Are My Cats Playing or Fighting? A Cat Parent’s Guide to Telling the Difference

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Are My Cats Playing or Fighting?

Cats are active, curious, and playful creatures. So, it’s totally normal to see them playing, and chasing each other around your house. But as cat owners, sometimes our cats’ behavior can also confuse us. Hence, when you see your two cats in the middle of their enthusiastic wrestling matches, it’s just normal to ask – Are my cats playing or fighting?

Cats fight, but they also like playing and wrestling with one another. Even if you have two litter siblings who have gotten along well and have lived together all their lives, there is still a potential that things might change.

If you want to be able to identify whether your cats are playing or fighting, this article can help you have a strong understanding of how your cats behave.

Are My Cats Playing or Fighting?

All cats, young and old, should play because it has a favorable effect on their emotional states. Having a regular play session relieves boredom, and fosters and maintains social relationships. In contrast to dogs, who engage in play as a means of social contact, cats, both as kittens and as adults, play mostly for the purpose of engaging in predation.

Playfighting is a common behavior among cats in the same social group. This makes it harder to draw the line between social play and an aggressive altercation.

As a feline parent, you can tell whether your cats play fight or they are already engaged in a real fight by observing their body language and cat behavior during their playtime and when they are simply resting.

How Do Your Cats Behave When They Are Not Playing?

You can get a better understanding of how bad the condition is by observing how your cats interact with one another when they are not playing. They're probably only having fun if they groom each other, cuddle up to one other, or otherwise coexist harmoniously.

As opposed to playing, some cats may feel threatened or uptight near one another when they are fighting. When that happens, they could avoid one another or even hiss or growl when the other gets too close. If they unintentionally contact each other, they could become a little alarmed.

Additionally, one or both cats may exhibit signs of insecurity. These indications may include hiding, urinating outside the cage, spraying inappropriately outside the box, acting very destructively, or even snapping at you.

Are My Cats Playing or Fighting? A Cat Parent's Guide to Telling the Difference 1

How Do Your Cats Act During Their Play Sessions?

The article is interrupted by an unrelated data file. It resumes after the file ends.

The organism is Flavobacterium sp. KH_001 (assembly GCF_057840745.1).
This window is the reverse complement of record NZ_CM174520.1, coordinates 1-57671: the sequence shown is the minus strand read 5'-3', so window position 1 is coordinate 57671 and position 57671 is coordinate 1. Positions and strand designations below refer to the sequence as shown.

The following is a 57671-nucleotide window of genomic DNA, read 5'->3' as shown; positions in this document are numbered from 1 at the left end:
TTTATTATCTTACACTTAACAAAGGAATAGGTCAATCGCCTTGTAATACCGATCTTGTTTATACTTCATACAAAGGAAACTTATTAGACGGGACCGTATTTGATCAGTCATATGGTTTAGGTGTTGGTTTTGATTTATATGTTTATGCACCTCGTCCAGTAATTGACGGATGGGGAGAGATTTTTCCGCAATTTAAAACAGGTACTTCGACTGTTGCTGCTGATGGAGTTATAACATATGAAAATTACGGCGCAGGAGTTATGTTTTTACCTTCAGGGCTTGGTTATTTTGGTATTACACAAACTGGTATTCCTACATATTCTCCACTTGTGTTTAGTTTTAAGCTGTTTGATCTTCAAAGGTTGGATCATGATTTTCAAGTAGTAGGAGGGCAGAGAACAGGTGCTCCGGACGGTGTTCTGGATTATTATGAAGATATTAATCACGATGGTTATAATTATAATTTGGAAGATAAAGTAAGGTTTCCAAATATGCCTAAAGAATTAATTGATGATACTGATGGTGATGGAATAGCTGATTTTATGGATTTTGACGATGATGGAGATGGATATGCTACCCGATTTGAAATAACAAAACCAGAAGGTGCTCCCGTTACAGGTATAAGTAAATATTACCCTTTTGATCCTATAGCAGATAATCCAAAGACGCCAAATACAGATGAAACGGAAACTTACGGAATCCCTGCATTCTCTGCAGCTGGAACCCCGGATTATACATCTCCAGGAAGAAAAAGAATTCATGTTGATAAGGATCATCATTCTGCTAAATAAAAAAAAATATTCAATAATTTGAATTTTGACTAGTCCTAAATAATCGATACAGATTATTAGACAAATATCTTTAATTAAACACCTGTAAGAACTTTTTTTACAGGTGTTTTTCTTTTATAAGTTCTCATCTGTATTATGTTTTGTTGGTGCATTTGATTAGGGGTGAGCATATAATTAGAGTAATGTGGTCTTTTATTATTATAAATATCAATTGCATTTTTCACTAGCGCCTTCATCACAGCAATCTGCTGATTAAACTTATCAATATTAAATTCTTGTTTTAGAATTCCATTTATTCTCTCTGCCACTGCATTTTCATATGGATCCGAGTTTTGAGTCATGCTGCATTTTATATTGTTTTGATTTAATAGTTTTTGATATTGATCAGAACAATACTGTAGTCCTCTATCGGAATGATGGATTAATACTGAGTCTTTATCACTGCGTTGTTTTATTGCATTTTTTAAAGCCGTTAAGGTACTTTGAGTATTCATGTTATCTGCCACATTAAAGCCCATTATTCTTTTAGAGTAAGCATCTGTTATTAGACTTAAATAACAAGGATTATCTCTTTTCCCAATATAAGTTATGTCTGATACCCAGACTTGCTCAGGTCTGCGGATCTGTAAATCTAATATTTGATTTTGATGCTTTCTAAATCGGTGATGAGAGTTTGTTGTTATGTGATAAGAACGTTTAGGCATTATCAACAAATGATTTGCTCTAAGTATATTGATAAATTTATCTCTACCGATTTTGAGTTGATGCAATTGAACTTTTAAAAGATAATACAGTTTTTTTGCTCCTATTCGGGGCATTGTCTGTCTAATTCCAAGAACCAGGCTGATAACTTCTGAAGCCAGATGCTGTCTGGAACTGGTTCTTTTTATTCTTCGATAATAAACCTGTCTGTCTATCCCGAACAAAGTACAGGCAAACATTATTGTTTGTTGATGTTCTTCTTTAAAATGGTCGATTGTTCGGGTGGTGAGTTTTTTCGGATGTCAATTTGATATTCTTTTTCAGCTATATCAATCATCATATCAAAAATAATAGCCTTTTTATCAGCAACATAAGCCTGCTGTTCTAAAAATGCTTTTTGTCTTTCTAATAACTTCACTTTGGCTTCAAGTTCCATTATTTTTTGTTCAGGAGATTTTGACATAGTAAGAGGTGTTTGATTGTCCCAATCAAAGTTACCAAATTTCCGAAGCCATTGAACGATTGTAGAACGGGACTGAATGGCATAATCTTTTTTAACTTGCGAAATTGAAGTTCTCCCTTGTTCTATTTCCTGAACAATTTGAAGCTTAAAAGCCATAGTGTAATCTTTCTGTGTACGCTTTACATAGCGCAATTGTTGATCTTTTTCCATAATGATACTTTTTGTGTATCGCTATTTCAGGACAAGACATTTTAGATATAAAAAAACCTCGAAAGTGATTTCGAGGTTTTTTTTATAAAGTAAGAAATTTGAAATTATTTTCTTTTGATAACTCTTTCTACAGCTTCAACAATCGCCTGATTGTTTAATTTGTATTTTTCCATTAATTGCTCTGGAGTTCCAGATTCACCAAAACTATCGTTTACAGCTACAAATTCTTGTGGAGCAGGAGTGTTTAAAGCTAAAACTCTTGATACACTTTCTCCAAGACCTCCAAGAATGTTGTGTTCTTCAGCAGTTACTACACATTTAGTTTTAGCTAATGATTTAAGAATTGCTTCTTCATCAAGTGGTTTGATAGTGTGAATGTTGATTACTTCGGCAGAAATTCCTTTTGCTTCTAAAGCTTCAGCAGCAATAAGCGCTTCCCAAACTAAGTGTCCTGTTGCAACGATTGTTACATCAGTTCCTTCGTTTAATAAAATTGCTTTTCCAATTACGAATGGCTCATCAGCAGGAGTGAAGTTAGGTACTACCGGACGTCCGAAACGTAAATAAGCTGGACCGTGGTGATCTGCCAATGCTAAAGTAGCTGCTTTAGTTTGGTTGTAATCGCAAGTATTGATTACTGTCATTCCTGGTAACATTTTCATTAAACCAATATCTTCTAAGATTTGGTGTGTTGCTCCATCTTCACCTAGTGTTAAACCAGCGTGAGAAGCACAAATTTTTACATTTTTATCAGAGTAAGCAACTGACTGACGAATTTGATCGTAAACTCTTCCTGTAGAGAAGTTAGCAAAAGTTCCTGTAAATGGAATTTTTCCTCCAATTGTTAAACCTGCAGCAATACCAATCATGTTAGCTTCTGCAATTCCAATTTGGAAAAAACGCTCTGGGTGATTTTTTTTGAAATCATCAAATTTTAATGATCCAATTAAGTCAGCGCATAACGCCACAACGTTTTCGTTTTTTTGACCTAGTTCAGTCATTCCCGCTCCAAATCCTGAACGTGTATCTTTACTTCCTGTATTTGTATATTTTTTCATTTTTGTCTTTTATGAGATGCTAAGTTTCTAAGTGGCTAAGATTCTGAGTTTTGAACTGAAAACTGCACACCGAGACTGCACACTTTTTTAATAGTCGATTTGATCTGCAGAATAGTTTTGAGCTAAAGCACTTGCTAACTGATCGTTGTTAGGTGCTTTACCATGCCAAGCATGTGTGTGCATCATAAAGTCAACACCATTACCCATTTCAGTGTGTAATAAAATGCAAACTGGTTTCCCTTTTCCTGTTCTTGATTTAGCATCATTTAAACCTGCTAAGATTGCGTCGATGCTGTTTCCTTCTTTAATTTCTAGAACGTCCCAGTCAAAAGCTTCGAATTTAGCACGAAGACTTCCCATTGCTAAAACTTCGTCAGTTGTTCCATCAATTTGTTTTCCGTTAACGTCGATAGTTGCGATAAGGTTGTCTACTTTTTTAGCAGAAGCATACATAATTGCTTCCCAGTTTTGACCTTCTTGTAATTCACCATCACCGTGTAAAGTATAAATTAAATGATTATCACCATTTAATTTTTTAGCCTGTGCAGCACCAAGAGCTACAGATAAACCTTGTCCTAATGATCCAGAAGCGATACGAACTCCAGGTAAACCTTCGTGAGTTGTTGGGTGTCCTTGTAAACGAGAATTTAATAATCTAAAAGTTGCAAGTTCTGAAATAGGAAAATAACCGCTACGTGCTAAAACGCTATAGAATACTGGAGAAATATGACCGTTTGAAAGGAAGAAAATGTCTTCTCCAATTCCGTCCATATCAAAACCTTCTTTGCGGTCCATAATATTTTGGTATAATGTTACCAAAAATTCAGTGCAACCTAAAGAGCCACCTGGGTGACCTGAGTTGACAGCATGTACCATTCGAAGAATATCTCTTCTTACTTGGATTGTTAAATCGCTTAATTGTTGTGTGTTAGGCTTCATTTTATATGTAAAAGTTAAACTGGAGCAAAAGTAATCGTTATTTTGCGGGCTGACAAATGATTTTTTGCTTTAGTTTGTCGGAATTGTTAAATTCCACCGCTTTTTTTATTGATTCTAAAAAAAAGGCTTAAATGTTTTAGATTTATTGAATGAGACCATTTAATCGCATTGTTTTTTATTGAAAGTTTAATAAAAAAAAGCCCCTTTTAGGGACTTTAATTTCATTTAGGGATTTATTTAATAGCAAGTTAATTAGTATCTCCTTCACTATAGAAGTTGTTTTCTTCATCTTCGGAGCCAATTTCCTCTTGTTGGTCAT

Siblings frequently engage in play activities such as chasing, stalking, and pouncing that may make them look like they are fighting. Keep a close eye on your cat during play sessions because sometimes, they can be overly excited in addition to being raucous, which can be stressful for a cat who is not as exuberant. If your cat exhibits symptoms of hostility, calm the situation to prevent arousal from rising.

When presented with the ideal environment, which includes cat trees, activity centers, hiding places, and boxes with openings for entry and exit, cats are more likely to engage in social play.

Cats may vocalize, but usually they communicate by body language. General social interaction should be considered when selecting whether to play or fight because behavior can also be individualized.

You can learn a lot through body language. Jumping, chasing, and even a little hissing can occur during both playing and fighting. It's common for play fighting to seem a little hostile. In play fighting, cats often alternate between being at the bottom of the wrestling huddle and being at the top. 

Your cats may even “play bite” without hurting anyone. Even short rest breaks are possible. Your cats play fight or they may just be messing around with each other if you notice their ears or bodies positioned forward.

Your cats are fighting, not playing, if they puff up their fur or tails, hold their ears back, or flatten their ears. Your cats may display defensive, puffy attitudes, lean away from one another, hiss with bared teeth, and exhibit other negative behaviors if they feel threatened.

Another sign that everything has gotten out of hand is when someone gets injured. But of course, you don’t want to arrive at this point before coming to the conclusion that your cats are indeed fighting.